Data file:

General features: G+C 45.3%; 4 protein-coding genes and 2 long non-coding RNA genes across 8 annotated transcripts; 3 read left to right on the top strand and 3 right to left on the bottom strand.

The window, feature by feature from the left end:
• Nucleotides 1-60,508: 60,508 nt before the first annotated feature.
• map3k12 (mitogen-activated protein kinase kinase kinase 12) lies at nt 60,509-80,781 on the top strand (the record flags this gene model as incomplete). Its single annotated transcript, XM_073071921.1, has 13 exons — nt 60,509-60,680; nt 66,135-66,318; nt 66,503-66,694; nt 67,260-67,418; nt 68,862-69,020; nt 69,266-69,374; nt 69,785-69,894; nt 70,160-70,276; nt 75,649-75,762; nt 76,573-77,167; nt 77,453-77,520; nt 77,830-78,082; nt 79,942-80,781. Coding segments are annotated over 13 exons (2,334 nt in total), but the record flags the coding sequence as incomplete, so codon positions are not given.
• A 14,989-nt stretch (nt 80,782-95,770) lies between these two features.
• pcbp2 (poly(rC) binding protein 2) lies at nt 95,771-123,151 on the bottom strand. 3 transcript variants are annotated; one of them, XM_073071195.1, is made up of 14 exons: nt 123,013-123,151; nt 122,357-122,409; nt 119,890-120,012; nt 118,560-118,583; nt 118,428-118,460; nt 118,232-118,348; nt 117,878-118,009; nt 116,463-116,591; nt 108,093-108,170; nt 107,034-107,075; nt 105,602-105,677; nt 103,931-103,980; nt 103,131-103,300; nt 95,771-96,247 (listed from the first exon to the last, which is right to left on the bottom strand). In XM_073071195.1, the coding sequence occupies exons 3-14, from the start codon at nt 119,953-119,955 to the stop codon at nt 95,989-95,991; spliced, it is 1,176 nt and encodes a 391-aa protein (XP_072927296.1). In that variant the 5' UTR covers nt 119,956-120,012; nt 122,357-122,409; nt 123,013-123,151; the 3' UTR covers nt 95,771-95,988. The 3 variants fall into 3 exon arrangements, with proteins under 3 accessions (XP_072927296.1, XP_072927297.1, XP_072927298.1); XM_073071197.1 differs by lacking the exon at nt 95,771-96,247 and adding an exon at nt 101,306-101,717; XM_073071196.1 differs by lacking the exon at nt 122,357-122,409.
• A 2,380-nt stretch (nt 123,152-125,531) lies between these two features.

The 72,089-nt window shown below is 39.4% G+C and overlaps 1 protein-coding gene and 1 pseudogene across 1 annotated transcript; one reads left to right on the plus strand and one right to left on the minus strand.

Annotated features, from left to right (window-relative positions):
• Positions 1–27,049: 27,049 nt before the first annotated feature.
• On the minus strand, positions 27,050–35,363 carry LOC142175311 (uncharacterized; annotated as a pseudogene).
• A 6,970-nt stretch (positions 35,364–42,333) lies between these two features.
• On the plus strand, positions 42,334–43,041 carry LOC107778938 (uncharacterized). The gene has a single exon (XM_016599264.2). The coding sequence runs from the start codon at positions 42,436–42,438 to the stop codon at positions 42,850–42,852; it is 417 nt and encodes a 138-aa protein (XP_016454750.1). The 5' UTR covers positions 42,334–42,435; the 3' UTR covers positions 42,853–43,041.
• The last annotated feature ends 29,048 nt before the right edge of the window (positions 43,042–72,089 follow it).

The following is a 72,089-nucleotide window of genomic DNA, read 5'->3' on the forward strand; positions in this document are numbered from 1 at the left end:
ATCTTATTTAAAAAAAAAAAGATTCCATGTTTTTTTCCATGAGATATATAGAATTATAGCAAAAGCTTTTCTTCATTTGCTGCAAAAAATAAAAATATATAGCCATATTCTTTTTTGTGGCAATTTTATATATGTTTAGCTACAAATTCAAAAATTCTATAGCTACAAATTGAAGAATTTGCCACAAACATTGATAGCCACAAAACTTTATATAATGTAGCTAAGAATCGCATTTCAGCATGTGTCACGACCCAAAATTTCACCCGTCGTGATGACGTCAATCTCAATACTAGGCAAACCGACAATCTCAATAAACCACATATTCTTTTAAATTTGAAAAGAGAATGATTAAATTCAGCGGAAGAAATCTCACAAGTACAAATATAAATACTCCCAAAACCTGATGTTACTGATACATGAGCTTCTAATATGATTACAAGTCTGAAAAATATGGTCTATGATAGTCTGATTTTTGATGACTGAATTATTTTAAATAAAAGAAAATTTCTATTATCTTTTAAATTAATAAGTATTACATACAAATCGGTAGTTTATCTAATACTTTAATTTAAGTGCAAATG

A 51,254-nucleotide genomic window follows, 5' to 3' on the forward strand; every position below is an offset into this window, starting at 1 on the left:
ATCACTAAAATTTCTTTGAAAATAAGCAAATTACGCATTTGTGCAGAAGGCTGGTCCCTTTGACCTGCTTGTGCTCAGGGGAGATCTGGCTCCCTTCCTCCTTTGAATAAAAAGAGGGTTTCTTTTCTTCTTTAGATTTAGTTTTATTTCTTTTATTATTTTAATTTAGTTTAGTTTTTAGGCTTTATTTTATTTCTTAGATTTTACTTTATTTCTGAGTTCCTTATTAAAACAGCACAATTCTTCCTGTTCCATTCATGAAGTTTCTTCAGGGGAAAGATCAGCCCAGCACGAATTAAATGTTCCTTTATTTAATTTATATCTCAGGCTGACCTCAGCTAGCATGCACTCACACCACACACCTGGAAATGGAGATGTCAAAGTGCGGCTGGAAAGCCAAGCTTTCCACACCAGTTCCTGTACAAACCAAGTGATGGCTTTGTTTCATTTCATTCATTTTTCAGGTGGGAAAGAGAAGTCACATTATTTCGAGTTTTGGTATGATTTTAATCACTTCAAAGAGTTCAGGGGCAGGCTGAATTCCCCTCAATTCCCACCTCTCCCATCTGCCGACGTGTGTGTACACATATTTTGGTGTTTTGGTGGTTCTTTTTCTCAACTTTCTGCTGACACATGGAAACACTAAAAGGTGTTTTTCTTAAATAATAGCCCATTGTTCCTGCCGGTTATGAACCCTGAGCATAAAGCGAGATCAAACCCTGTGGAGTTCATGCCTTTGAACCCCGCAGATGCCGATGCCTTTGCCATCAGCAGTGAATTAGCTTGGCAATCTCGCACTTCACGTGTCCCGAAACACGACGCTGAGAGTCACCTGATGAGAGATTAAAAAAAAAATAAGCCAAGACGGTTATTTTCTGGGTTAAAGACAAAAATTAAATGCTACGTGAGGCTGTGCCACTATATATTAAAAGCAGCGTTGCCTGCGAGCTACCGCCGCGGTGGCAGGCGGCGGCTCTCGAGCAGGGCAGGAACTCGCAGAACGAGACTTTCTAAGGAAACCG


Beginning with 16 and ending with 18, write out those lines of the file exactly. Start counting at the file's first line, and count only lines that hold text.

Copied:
ATCTTATTTAAAAAAAAAAAGATTCCATGTTTTTTTCCATGAGATATATAGAATTATAGCAAAAGCTTTTCTTCATTTGCTGCAAAAAATAAAAATATATAGCCATATTCTTTTTTGTGGCAATTTTATATATGTTTAGCTACAAATTCAAAAATTCTATAGCTACAAATTGAAGAATTTGCCACAAACATTGATAGCCACAAAACTTTATATAATGTAGCTAAGAATCGCATTTCAGCATGTGTCACGACCCAAAATTTCACCCGTCGTGATGACGTCAATCTCAATACTAGGCAAACCGACAATCTCAATAAACCACATATTCTTTTAAATTTGAAAAGAGAATGATTAAATTCAGCGGAAGAAATCTCACAAGTACAAATATAAATACTCCCAAAACCTGATGTTACTGATACATGAGCTTCTAATATGATTACAAGTCTGAAAAATATGGTCTATGATAGTCTGATTTTTGATGACTGAATTATTTTAAATAAAAGAAAATTTCTATTATCTTTTAAATTAATAAGTATTACATACAAATCGGTAGTTTATCTAATACTTTAATTTAAGTGCAAATG

A 51,254-nucleotide genomic window follows, 5' to 3' on the forward strand; every position below is an offset into this window, starting at 1 on the left:
ATCACTAAAATTTCTTTGAAAATAAGCAAATTACGCATTTGTGCAGAAGGCTGGTCCCTTTGACCTGCTTGTGCTCAGGGGAGATCTGGCTCCCTTCCTCCTTTGAATAAAAAGAGGGTTTCTTTTCTTCTTTAGATTTAGTTTTATTTCTTTTATTATTTTAATTTAGTTTAGTTTTTAGGCTTTATTTTATTTCTTAGATTTTACTTTATTTCTGAGTTCCTTATTAAAACAGCACAATTCTTCCTGTTCCATTCATGAAGTTTCTTCAGGGGAAAGATCAGCCCAGCACGAATTAAATGTTCCTTTATTTAATTTATATCTCAGGCTGACCTCAGCTAGCATGCACTCACACCACACACCTGGAAATGGAGATGTCAAAGTGCGGCTGGAAAGCCAAGCTTTCCACACCAGTTCCTGTACAAACCAAGTGATGGCTTTGTTTCATTTCATTCATTTTTCAGGTGGGAAAGAGAAGTCACATTATTTCGAGTTTTGGTATGATTTTAATCACTTCAAAGAGTTCAGGGGCAGGCTGAATTCCCCTCAATTCCCACCTCTCCCATCTGCCGACGTGTGTGTACACATATTTTGGTGTTTTGGTGGTTCTTTTTCTCAACTTTCTGCTGACACATGGAAACACTAAAAGGTGTTTTTCTTAAATAATAGCCCATTGTTCCTGCCGGTTATGAACCCTGAGCATAAAGCGAGATCAAACCCTGTGGAGTTCATGCCTTTGAACCCCGCAGATGCCGATGCCTTTGCCATCAGCAGTGAATTAGCTTGGCAATCTCGCACTTCACGTGTCCCGAAACACGACGCTGAGAGTCACCTGATGAGAGATTAAAAAAAAAATAAGCCAAGACGGTTATTTTCTGGGTTAAAGACAAAAATTAAATGCTACGTGAGGCTGTGCCACTATATATTAAAAGCAGCGTTGCCTGCGAGCTACCGCCGCGGTGGCAGGCGGCGGCTCTCGAGCAGGGCAGGAACTCGCAGAACGAGACTTTCTAAGGAAACCG